Treating dementia with memories of Cardinals baseball

8:19 AM, Aug 9, 2011   |    comments
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By Heidi Glaus

St. Louis (KSDK) -- Busch Stadium has played host to plenty of special people, but on this particular morning, the guests of honor are a group of veterans, many of whom remember watching a game at Sportsman's Park.

"In the early days down there they would throw baseballs to the fans," explains one veteran.

The thing is, these men don't always remember what happened yesterday.

"When you start mentally struggling what tends to happen is you don't want to go out, you don't want to socialize," explains Dr. John Morely, a Saint Louis University Geriatrician.

So Dr. Morely, the VA hospital, the Alzheimer's Association and the Cardinals have teamed up to spark some old memories.

"So literally they put the picture in front of them and just try to start the discussion and the real benefit to the veterans that are involved here is discussing," adds Brian Finch with the Cardinals.

"I understand some of you have some good memories here about this particular team," Finch says pulling out a picture of the gas house gang.

"Medwick got pulled out of the 1934 World Series. They were throwing tomatoes and everything at him," says one of the veterans.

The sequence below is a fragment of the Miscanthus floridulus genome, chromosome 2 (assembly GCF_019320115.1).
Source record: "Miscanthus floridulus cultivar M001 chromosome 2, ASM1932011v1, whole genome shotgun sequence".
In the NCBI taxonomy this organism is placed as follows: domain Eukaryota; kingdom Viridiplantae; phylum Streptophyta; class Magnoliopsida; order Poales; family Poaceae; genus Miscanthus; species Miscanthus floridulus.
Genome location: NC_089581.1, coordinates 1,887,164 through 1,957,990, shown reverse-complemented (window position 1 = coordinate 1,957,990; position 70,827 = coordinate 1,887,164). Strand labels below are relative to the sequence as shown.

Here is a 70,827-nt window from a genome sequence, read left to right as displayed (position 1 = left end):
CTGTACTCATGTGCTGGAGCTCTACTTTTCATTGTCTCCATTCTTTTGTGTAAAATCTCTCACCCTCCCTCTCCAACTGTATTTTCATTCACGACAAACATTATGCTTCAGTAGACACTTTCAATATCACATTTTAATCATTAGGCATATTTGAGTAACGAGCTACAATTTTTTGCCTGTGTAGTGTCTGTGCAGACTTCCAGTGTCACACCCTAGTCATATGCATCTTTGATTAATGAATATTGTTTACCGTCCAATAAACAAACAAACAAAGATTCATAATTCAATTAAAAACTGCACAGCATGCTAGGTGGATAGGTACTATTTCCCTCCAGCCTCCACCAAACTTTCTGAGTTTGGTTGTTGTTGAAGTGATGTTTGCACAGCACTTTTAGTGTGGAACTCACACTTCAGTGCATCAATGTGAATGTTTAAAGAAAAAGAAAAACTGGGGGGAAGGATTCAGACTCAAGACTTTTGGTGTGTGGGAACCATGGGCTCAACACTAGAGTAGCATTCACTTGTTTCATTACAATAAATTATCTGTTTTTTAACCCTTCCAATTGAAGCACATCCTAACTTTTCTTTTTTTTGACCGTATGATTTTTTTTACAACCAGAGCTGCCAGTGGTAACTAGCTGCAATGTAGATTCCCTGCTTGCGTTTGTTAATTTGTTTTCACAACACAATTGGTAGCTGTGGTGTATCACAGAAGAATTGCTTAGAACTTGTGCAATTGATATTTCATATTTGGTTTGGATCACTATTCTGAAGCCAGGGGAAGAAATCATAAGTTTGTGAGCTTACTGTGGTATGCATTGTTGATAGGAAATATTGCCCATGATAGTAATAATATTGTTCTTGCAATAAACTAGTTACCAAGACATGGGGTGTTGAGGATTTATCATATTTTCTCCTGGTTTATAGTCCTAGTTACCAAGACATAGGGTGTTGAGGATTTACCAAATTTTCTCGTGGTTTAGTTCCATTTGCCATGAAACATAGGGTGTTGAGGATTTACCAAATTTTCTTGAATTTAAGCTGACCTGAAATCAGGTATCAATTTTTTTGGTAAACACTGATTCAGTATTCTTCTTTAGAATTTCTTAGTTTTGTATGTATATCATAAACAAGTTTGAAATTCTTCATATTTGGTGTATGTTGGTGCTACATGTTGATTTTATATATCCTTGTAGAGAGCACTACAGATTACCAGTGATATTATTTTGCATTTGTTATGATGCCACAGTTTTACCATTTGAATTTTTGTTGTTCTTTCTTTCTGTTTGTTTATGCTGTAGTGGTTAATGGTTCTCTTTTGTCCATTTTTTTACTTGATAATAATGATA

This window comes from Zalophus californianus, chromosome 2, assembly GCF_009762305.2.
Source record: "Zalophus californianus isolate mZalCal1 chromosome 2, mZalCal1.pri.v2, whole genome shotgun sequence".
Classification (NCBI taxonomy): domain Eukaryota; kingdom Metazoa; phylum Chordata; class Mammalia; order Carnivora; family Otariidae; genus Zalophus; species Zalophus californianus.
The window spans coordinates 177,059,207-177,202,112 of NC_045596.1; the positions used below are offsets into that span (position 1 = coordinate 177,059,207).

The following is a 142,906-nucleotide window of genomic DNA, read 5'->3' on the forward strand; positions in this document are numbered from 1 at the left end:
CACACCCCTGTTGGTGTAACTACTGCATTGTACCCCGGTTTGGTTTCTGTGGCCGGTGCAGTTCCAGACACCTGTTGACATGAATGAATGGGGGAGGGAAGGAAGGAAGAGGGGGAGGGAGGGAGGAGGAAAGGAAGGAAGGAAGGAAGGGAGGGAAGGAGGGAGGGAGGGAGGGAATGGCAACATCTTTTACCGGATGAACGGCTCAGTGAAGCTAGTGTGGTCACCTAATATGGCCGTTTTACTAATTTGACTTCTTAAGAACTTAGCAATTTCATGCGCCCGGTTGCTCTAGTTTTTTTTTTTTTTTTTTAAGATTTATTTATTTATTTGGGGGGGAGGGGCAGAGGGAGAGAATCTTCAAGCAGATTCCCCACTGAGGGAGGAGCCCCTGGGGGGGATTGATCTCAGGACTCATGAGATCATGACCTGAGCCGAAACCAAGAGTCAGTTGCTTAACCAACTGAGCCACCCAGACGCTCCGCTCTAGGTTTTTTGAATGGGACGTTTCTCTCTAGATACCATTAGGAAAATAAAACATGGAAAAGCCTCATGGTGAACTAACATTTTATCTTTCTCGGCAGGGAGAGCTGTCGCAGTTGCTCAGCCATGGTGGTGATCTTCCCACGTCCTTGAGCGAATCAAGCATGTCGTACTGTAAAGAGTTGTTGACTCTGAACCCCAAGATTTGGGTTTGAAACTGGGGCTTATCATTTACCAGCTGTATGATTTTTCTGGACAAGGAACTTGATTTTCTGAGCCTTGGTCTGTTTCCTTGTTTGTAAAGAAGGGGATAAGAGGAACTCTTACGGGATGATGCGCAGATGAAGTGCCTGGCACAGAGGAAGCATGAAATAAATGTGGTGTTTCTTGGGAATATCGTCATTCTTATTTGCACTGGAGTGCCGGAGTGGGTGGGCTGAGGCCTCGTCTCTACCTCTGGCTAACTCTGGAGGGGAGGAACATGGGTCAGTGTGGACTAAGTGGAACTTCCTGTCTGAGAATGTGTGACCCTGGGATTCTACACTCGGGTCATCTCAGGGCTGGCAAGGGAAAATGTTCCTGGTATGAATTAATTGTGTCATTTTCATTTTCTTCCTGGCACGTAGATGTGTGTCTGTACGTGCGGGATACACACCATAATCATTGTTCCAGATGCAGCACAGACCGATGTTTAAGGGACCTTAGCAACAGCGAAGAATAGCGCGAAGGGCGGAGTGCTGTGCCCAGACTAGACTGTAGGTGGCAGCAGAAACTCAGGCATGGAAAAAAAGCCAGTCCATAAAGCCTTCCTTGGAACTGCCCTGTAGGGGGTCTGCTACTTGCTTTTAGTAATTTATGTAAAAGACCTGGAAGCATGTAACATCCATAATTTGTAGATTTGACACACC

But this is more than recalling memories.

"A big piece of this is the socialization, bringing a big group of people together where they can talk to other people and not feel embarrassed about not being able to remember things," explains Dr. Morely.

And after only a few minutes with the group you can see it works whether they're talking about Stan the Man...

"He never missed a ball and it seemed like he hit every time he got up, but I know he didn't," says one veteran.

or Lou Brock.

"He gave me a box of balls that he signed that I could give to the kids in the neighborhood, he was a great man," he goes on to say.

"It takes a little while and each week is a new experience. Sometimes you come back thinking well, everybody was doing so well and then it's two weeks later and there's not necessarily a memory of where you where the last time, so it's a struggle each time, but it's a very positive ending to each of the hour long sessions," adds Dr. Morely.

The hope is this is something other major league teams will recognize and maybe duplicate.



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